Offence: Royal Offences > tax offences
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As the prisoner denied certain facts, contained in a suggestion founded on a late act of Parliament, made in the 19th year of his present Majesty, intituled , An act for the farther punishment of persons concerned in landing and carrying away uncustomed goods , &c. in order to bring in a number of persons, that had been guilty of great and violent offences , to surrender themselves to justice; and if they did not , before a day fixed by the King's order in Council, they were then declared to be felons convicted, and to suffer death as other felons.
The King's Attorney-General suggested, that the prisoner since the day the act of Parliament was to take place, to wit, on the 22d of June, 1748. was charged before John Oxenford , Esq; Justice of the Peace for the Liberty of the Tower ; by information of Samuel Colliton upon oath before this Justice, and subscribed by the hand of Samuel Colliton ; that the prisoner , with others that he named, to the number of three and more , were assembled together at Benacre, in Suffolk, October the 8th, 1746. in order to be aiding and assisting in landing uncustomed goods; it was farther suggested, that on the 22d of June, Justice Oxenford certified this information under his hand and seal, to his Grace the Duke of Bedford , one of his Majesty's principal Secretaries of State; and that his Grace on the 22d of June, laid this before his Majesty's Privy Council, (his Majesty being then beyond the seas) and that the Privy Council made an order for the prisoner at the bar to surrender himself to the Lords Justices of the King's Bench, or, &c. within 40 days after its publication; it is further suggested, that after making this order of Council, and on the 23d of June there were two copies taken, and one of them sent to the printer of the Gazette, which was printed in it the 25th and 28th of June; and the other to the High-Sheriff of the county of Suffolk; and that he, the High-Sheriff, caused it to be published between the hours of ten and two, within fourteen days after the date of it in two market towns, to wit, Southam and Beckles; and a copy of it to be put up in each of those towns, in some publick place; and as he, the prisoner, did not surrender himself according to this order of Council, therefore it is suggested that he was attainted and convicted of felony, and the King's Attorney-General did press that execution might be made.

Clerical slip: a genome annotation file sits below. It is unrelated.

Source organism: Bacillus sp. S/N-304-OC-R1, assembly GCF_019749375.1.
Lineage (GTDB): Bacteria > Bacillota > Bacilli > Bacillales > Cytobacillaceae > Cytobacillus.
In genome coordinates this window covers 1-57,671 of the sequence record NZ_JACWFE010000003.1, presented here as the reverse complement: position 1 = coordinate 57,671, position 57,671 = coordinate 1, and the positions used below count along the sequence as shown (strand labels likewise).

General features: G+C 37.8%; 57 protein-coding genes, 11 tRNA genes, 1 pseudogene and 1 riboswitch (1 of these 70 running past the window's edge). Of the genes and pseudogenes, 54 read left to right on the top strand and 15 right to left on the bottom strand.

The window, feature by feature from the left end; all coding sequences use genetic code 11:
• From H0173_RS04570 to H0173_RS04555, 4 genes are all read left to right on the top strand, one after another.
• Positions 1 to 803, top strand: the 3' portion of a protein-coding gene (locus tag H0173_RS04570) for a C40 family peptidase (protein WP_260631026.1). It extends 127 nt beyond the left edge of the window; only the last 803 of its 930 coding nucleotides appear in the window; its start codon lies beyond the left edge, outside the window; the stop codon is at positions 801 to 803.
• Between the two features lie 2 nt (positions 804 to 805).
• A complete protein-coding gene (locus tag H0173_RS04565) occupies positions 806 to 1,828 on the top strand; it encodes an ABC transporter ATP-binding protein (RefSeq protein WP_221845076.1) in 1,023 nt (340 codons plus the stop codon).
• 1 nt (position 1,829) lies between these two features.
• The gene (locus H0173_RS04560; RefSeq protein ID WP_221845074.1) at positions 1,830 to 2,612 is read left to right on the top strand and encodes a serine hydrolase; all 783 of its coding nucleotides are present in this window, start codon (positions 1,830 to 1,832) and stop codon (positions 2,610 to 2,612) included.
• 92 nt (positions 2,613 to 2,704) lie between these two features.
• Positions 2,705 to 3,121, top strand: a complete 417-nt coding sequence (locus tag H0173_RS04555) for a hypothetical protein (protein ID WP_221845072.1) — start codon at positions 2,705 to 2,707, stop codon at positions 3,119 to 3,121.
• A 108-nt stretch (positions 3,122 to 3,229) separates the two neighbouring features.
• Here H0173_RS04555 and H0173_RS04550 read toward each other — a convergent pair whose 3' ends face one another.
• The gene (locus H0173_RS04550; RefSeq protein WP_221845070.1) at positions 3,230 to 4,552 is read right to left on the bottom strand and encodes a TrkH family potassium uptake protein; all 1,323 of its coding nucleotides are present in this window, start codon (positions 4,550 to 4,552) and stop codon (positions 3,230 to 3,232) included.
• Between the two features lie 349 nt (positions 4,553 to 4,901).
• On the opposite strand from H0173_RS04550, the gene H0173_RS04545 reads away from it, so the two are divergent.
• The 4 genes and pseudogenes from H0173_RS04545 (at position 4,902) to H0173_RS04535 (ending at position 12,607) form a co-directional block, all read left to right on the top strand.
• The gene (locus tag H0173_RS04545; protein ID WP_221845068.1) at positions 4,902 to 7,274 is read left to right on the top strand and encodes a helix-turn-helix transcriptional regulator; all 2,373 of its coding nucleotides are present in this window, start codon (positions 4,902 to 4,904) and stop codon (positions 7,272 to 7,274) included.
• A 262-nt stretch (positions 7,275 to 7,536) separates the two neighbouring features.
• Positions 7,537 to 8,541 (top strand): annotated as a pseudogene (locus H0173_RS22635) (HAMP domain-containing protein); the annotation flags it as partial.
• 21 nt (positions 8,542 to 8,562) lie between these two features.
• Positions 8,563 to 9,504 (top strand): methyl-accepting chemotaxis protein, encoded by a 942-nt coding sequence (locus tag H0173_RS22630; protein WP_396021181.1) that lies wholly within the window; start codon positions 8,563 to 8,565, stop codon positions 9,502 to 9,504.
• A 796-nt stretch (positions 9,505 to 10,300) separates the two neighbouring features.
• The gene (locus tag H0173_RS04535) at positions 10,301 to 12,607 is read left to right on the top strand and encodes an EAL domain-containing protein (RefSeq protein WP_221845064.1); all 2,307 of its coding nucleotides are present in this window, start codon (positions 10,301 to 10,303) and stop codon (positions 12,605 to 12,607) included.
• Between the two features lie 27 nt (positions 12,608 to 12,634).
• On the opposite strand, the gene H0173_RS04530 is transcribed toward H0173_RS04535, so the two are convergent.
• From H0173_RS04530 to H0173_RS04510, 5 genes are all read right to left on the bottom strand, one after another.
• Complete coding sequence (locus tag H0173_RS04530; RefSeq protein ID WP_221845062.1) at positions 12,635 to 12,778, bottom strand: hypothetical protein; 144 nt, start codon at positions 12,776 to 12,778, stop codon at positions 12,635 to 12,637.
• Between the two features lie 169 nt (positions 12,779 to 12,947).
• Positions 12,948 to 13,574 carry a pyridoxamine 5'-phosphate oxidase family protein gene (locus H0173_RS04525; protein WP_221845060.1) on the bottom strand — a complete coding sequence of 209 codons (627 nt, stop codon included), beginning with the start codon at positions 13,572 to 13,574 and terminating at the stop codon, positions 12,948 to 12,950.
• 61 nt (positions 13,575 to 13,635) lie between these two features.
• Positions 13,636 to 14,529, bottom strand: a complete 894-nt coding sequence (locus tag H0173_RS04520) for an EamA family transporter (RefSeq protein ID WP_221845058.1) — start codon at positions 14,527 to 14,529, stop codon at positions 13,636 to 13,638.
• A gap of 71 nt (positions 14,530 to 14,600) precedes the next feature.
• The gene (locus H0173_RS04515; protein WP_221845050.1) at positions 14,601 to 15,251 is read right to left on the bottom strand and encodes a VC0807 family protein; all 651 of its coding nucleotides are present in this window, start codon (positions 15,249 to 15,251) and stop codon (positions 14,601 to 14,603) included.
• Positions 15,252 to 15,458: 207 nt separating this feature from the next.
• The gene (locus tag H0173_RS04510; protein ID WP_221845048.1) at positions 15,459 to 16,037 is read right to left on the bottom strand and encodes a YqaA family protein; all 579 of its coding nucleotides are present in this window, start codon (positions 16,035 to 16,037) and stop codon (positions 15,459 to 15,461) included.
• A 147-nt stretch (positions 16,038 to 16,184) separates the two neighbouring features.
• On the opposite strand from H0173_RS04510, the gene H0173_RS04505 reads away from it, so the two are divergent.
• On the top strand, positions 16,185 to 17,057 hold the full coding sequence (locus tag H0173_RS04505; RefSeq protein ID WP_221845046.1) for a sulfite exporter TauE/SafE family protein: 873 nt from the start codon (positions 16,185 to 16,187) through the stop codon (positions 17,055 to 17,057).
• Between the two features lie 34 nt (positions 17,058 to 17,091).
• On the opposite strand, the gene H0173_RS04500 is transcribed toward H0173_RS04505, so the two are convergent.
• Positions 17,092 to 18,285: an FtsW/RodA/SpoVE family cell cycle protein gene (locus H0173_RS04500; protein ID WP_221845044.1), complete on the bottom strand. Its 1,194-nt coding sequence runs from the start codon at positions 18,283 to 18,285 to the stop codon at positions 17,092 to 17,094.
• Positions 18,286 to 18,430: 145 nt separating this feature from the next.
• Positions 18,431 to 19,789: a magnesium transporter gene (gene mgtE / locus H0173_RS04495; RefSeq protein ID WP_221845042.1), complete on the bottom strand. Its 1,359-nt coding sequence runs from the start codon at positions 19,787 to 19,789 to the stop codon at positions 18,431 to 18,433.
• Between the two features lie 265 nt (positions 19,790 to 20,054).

These suggestions being fully proved by proper witnesses in every step; and as the prisoner alledged there was another Benjamin Watts , it might be another person intended and not himself; Samuel Colliton swore to the identity of his person, that he, the prisoner, was the Benjamin Watts intended in that order: the jury found the issues for the King .